If you’re walking into your local wine shop but you’re not quite sure how to pick something you’re going to love, I want to congratulate you. You’ve already made the biggest and most important step — you’ve chosen to support a local wine shop that has nuanced palates in mind and works to deliver a broad range of options. Local wine retail shops have a huge advantage over your supermarket or liquor store because each bottle is chosen by a professional who truly loves wine and bases their choices on what will make you happy — as long as you tell them what you’re looking for. As a sommelier, wine educator, and former wine shop employee, here are the questions that make me the happiest to hear:

Do Ask

What pairs best with dinner?

Every bottle of wine is different. From the grapes used, acidity levels, sugar levels, and regional intricacies, pairing a wine with food becomes an art in itself. Just because you like Cabernet Sauvignon doesn’t mean it’ll mesh beautifully with that tilapia you’re planning for dinner. Start out the conversation by painting a picture to the wine staff — it’ll help them show you a bottle that stands up to your dinner without overpowering it.

I usually drink wine made with this grape — what’s something similar?

The world of wine is incredibly diverse, with over 5,000 grape varieties producing myriad flavors. Why not try something similar, but new to you? This question helps wine staff understand your preferences and how to open up your wine world without leading you too far out of your comfort zone just yet.

Don't miss a drop!
Get the latest in beer, wine, and cocktail culture sent straight to your inbox.

Which winemakers seem like they’re focused on nature and sustainability?

Wine is an agricultural product, and supporting a winemaker who is connected to nature and sustainability isn’t just about your values, it’s also about your palate! Winemakers who have a connection to the land and simplicity of winemaking will often not overpower their wines with chemical additives like coloring or flavoring agents. They’ll also be more likely to grow organically in the vineyard and support a healthy soil system. This all comes together in a delicious wine with a lot of punch.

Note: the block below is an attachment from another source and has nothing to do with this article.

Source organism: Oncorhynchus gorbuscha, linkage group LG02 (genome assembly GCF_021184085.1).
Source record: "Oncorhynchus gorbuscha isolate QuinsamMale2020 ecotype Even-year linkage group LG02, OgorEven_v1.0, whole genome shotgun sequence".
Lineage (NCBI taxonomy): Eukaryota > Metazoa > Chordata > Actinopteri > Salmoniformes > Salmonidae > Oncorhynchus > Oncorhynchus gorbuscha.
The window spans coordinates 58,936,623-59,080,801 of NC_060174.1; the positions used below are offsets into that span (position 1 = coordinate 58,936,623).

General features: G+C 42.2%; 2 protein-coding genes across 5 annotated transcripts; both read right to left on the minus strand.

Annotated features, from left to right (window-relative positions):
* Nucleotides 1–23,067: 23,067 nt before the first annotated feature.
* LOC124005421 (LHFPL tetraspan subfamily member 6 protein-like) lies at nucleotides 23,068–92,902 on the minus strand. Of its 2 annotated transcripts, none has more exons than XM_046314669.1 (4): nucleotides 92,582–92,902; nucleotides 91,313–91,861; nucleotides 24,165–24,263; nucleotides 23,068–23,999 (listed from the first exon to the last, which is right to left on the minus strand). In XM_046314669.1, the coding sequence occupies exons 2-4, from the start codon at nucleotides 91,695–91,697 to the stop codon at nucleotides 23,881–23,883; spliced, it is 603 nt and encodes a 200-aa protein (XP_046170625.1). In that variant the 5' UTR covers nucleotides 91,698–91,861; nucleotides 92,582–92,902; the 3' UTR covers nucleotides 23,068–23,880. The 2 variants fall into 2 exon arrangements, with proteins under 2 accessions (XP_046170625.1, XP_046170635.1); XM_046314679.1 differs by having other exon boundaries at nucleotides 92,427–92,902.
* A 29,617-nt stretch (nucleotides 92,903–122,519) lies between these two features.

What has been inspiring for you locally?

European wines are well known around the world, but the United States also has a rich and diverse wine industry. Wine is made in all 50 states, and your neighborhood wine shop should have some great examples of the quality winemaking local artisan makers produce. Shop employees often get to taste the bottles coming in, and if you tell them you’re interested in exploring American offerings, they’re likely to recommend a bottle that will inspire you to seek out more local wines.

Here are some of my favorite fruits and flavors. Which wine should I choose?

The taste of wine is completely subjective — every person has a different palate, colored with the memories of flavors we experienced growing up, and what we eat, drink, and smell today. However, some flavors do stand out in certain bottles. If raspberries and mangos are your favorite fruits, let the shop staff know; likewise, if certain flavors really aren’t your taste, feel free to speak up. They can try to make a match.

What would you drink if you’re feeling like I am right now?

The experience of drinking wine isn’t all about the taste. It’s also about the situation. If you’re feeling like you’ve had a hard day and need a big hug, maybe a Spanish Tempranillo would be fitting. If you’re throwing a beach-side bash for your birthday and are happy as can be, a racy chilled Txakolina would be perfect. The situation matters, open up with the wine staff, and you’ll get a more nuanced recommendation.

Asking these questions will get you customized recommendations that open your eyes to the deeper aspect of wine beyond sugar and acidity levels, connecting you with the winemaker, the region, and the culture of this versatile beverage.

I have $25 to spend. Which bottles feel like the best quality for the price?

Being honest and up front with how much you’re able to spend is going to get the budget conversation out of the way immediately, and help you feel like you’re making the right choice for your wallet. It’ll also narrow down the selection for the shop employee, giving them a better shot at giving you the right recommendation.

Don’t Ask

Which wines are dry?

In wine lingo, “dry” means an absence of residual sugar. In today’s American market, most wines are dry, with little to no residual sugar present — especially wines made with minimal intervention. When you ask a wine shop for a dry wine, they’ll likely point to the majority of wines in their inventory. This won’t get you closer to a wine you’ll love, and is a question that doesn’t really have a good answer. If you prefer wines that don’t have a sweet-fruit flavor, try asking for something earthy instead.

Can I get a bottle in the $50 range?

I want to shout it from the rooftops: Just because a bottle of wine is expensive doesn’t mean it will be good! The same goes for the opposite. An inexpensive bottle may turn out to be a fantastic wine. Price doesn’t guarantee quality. I’ve had incredible bottles of wine under $15, and bottles over $75 that have fallen flat.